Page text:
Diet tied to survival in breast cancer patients

January 8, 2009 in Cancer Prevention, Nutrition Topics in the News, Women's Health

Diet tied to survival in breast cancer patients

Women with early-stage breast cancer may live longer if they maintain a diet rich in fruits, vegetables, whole grains and low-fat dairy, say researchers from Kaiser Permanente in Oakland, California.

In a new study published in the Journal of Clinical Oncology, 1,901 women diagnosed with early-stage breast cancer were asked to complete questionnaires on their diet, exercise habits, weight and other health factors.

After eight years, women with the highest intakes of fruits, vegetables, whole grains and low-fat dairy foods were about half as likely to die when compared to their peers with the lowest intake of these healthier foods - regardless of the  size of their breast tumour or other factors affecting mortality.

Research has shown that a diet that's high in fruits, vegetables, whole grains, and poultry, and low in red meat and refined carbohydrates can prevent breast cancer and other chronic diseases.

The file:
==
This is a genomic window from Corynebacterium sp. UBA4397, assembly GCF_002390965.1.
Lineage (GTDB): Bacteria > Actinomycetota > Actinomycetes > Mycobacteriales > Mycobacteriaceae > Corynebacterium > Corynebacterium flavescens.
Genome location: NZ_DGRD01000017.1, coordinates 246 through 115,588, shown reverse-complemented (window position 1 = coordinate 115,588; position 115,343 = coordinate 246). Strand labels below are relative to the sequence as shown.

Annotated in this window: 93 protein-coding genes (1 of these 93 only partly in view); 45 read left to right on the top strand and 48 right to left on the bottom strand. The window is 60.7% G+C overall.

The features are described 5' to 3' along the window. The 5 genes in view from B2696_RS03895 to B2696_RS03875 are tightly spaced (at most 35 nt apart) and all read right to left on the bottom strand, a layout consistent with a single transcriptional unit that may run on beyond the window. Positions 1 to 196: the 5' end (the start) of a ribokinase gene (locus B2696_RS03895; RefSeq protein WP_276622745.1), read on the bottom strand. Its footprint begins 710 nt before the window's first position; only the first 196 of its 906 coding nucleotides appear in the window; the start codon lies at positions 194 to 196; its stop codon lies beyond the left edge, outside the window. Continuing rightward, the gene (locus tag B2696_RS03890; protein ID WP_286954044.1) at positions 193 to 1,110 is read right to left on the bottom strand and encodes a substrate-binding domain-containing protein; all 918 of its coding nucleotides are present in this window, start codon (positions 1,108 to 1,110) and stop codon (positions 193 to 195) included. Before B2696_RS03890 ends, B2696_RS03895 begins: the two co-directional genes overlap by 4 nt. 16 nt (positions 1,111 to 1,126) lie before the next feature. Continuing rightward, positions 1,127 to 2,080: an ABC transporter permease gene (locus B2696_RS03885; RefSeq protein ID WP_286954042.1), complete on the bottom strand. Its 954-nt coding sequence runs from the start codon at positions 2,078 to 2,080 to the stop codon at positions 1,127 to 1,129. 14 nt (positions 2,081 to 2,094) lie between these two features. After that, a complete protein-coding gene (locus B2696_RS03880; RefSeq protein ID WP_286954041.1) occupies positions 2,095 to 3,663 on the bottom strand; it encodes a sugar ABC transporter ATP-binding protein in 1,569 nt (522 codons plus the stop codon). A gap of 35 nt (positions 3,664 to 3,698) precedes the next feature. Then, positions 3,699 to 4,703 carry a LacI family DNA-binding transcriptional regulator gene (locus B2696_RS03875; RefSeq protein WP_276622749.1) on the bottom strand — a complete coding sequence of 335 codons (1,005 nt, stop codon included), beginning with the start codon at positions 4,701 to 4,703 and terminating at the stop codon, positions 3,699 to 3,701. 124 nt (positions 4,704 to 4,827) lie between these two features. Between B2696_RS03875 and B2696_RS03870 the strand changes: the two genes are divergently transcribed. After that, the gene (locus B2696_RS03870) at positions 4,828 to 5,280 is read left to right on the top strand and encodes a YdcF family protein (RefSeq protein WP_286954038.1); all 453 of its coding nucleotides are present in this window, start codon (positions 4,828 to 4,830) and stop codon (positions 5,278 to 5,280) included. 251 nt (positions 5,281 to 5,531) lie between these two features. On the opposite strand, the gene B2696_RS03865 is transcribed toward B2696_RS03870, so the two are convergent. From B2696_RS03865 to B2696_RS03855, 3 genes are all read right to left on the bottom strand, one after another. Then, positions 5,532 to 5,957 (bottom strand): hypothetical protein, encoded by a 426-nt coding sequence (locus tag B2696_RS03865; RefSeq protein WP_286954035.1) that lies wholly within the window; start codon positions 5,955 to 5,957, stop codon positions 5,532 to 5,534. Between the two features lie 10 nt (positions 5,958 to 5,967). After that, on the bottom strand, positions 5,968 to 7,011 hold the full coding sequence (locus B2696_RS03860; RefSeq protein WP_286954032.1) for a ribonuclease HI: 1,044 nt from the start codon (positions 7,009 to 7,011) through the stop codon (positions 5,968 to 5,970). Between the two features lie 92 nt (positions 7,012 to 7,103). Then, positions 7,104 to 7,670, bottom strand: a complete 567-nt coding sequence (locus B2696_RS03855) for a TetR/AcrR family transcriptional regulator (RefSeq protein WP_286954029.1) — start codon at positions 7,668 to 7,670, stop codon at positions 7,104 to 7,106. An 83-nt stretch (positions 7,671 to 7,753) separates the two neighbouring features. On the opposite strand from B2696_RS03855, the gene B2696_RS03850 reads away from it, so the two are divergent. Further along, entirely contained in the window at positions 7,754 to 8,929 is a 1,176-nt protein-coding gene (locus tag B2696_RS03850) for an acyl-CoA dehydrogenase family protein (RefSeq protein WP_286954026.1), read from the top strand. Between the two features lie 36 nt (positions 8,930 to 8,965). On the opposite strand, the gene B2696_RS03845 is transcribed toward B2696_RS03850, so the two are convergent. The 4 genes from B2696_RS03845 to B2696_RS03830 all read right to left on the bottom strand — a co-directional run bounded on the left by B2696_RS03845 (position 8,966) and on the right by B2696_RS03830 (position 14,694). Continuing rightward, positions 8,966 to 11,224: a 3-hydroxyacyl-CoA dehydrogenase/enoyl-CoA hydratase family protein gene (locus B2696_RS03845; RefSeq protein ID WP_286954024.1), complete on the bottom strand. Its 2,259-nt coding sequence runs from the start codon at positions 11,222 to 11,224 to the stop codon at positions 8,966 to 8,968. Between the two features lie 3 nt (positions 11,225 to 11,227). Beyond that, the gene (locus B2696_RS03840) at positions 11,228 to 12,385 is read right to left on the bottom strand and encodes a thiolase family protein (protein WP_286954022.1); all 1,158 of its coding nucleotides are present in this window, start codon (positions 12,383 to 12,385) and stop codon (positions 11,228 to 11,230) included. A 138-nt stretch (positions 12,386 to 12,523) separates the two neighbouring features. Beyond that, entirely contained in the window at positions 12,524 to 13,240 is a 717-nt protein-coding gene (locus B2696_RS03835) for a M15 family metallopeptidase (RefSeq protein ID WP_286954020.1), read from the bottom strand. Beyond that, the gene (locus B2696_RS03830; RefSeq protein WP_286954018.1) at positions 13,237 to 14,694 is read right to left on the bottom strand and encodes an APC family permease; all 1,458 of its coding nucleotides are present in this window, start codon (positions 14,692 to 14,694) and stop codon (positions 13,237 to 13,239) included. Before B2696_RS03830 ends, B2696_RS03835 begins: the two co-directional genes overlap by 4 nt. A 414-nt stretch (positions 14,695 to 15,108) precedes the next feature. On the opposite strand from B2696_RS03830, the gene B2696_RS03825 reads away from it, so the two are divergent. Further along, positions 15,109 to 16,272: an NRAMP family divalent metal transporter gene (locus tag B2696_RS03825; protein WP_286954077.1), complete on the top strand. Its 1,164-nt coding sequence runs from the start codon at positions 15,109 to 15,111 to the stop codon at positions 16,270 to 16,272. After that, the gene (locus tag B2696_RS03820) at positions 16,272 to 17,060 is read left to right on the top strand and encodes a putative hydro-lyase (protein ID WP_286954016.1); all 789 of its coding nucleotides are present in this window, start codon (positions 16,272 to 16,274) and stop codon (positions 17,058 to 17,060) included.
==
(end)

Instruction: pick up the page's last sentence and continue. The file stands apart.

This study shows that eating a more healthful diet is beneficial for overall survival after a cancer diagnosis.

According to the Canadian Cancer Society, breast cancer is the most common cancer among Canadian women. In 2008, an estimated 22,400 women were diagnosed with breast cancer and 5,300 will die of it.

For more information on how diet can affect cancer survival, read Leslie Beck's Foods that Fight Disease.

All research on this web site is the property of Leslie Beck Nutrition Consulting Inc. and is protected by copyright. Keep in mind that research on these matters continues daily and is subject to change. The information presented is not intended as a substitute for medical treatment. It is intended to provide ongoing support of your healthy lifestyle practices.